how much blame do the unions deserve?

At the risk of pissing off the majority of my readers, I feel as though I have to say that the unions of this country have, over the past several decades, in my opinion, done a piss poor job. They’ve allowed the American people to forget that unions, through their hard fought battles, were responsible for limiting the workweek to 40 hours, and ensuring a living wage for laborers. They haven’t articulated their value. They’ve allowed the prevalent union narrative in this country to become one of greedy and gluttony. If you asked 100 people on the street for their impressions of unions, you might have one or two mention the workplace safety regulations they were responsible for, or the fact that, thanks to their efforts, we no longer have kids working in coalmines. The rest would likely talk of drunks being paid $70 an hour to occasionally show up and push a broom. Unions have allowed this to happen. Focusing on the dollars, they’ve lost sight of the big picture. Union leaders should be the heroes of the American people, but instead, today, we see them taking the blame for what’s become of the United States automotive industry. It didn’t have to be this way, and it pisses me off…

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11 Comments

  1. mark
    Posted November 19, 2008 at 10:42 pm | Permalink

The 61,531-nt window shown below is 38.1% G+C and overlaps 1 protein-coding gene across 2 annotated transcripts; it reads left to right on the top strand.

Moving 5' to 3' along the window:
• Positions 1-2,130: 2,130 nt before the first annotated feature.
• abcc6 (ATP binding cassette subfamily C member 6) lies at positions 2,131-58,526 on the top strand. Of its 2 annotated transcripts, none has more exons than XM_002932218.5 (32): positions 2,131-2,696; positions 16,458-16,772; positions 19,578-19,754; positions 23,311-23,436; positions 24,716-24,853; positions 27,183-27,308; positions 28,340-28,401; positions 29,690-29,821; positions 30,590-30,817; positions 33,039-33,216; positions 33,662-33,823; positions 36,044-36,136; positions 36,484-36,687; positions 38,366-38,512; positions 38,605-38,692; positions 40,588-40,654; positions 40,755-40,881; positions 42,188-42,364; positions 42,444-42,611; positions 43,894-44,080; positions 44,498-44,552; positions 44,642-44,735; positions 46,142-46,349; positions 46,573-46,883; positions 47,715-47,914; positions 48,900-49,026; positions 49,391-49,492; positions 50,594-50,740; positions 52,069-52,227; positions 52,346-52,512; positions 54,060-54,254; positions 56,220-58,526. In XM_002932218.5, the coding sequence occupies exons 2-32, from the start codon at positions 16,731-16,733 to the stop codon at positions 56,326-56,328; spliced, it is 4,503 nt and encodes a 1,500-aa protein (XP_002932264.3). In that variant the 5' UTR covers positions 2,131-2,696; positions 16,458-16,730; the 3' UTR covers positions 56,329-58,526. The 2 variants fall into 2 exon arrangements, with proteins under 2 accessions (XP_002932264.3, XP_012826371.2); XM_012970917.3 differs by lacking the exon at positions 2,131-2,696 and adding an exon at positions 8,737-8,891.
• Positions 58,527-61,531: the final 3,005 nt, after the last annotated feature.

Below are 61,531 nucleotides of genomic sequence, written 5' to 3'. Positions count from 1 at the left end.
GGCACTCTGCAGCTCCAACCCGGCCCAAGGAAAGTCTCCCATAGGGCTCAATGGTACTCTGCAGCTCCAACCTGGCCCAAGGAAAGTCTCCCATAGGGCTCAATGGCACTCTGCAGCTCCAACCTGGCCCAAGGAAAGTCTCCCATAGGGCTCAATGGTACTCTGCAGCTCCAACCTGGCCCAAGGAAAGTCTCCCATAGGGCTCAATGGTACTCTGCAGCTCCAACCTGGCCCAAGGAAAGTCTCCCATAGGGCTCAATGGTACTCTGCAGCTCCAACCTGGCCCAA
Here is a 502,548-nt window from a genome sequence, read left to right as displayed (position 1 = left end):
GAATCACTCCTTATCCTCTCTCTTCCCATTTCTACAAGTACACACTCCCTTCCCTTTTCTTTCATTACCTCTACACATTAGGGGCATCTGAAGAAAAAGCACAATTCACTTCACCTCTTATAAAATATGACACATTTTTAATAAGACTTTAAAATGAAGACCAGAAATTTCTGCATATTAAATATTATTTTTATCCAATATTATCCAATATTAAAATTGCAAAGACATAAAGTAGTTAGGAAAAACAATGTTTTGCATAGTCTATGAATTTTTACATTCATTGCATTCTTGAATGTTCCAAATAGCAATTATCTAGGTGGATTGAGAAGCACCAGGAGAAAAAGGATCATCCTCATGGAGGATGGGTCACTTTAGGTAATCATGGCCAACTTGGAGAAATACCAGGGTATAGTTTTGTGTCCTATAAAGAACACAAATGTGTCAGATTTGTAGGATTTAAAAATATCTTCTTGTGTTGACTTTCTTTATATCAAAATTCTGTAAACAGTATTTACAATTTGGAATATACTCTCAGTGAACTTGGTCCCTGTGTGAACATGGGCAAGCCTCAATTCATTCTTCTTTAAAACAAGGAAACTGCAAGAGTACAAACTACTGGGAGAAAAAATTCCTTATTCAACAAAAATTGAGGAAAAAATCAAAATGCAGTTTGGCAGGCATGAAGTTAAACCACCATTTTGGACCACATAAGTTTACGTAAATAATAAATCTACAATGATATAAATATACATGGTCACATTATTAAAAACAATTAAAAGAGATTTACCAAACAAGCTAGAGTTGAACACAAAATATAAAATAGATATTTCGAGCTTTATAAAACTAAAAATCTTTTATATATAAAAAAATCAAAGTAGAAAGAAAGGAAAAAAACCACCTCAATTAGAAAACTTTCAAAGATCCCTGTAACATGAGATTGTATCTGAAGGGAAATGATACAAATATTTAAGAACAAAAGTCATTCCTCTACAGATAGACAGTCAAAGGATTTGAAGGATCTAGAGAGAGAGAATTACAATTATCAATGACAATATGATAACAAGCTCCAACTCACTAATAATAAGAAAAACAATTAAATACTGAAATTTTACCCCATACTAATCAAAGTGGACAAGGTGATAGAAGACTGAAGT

Sorry for the rant. I love the unions, at least in theory. It just bugs the hell out of me that they’ve somehow lost control of the message. They got greedy. And they lost sight of what really matters.

  2. Brackache
    Posted November 20, 2008 at 12:10 am | Permalink

    The SAG strike led to the reality show pandemic.

    You can’t argue with results.

    Seriously though, everything is like in nature. Big corporations, unions, governments, whatever. Some prey population is too big and is eating all the foliage, so some preditors come along and eat them so they get thinned and the foliage comes back, then the preditors get too numerous and some starve so the prey come back, on it goes. Shit dying is just how things correct themselves and move on. No system is death proof.

    I’ve been watching Northern Exposure.

  3. fakenamesonananonblogaresilly
    Posted November 20, 2008 at 6:26 am | Permalink

    How many hrs is that worker WORKING to get that $70/hr average. I don’t like incomplete data. My observation is that the big wages for line workers comes with lots guaranteed hrs (the mandatory part of Guaranteed Overtime). And that reliance on guaranteed OT caused people to count on income that frankly their actual skillset would not earn them otherwise.

    Guaranteed overtime helps the company. They have 1 worker working the hours of 2, for the price of benefits for 1.

    Unions have definitely had mission creep and lost track of the real issue they were formed to address once they won the big battles that led to their formation.

    Demonizing workers, though, is always the company angle. It has taken about 55 years, but they have managed to turn most in the country against something that benefits the people and the company at the same time, at the price of removing some of the corporate ability to act capriciously.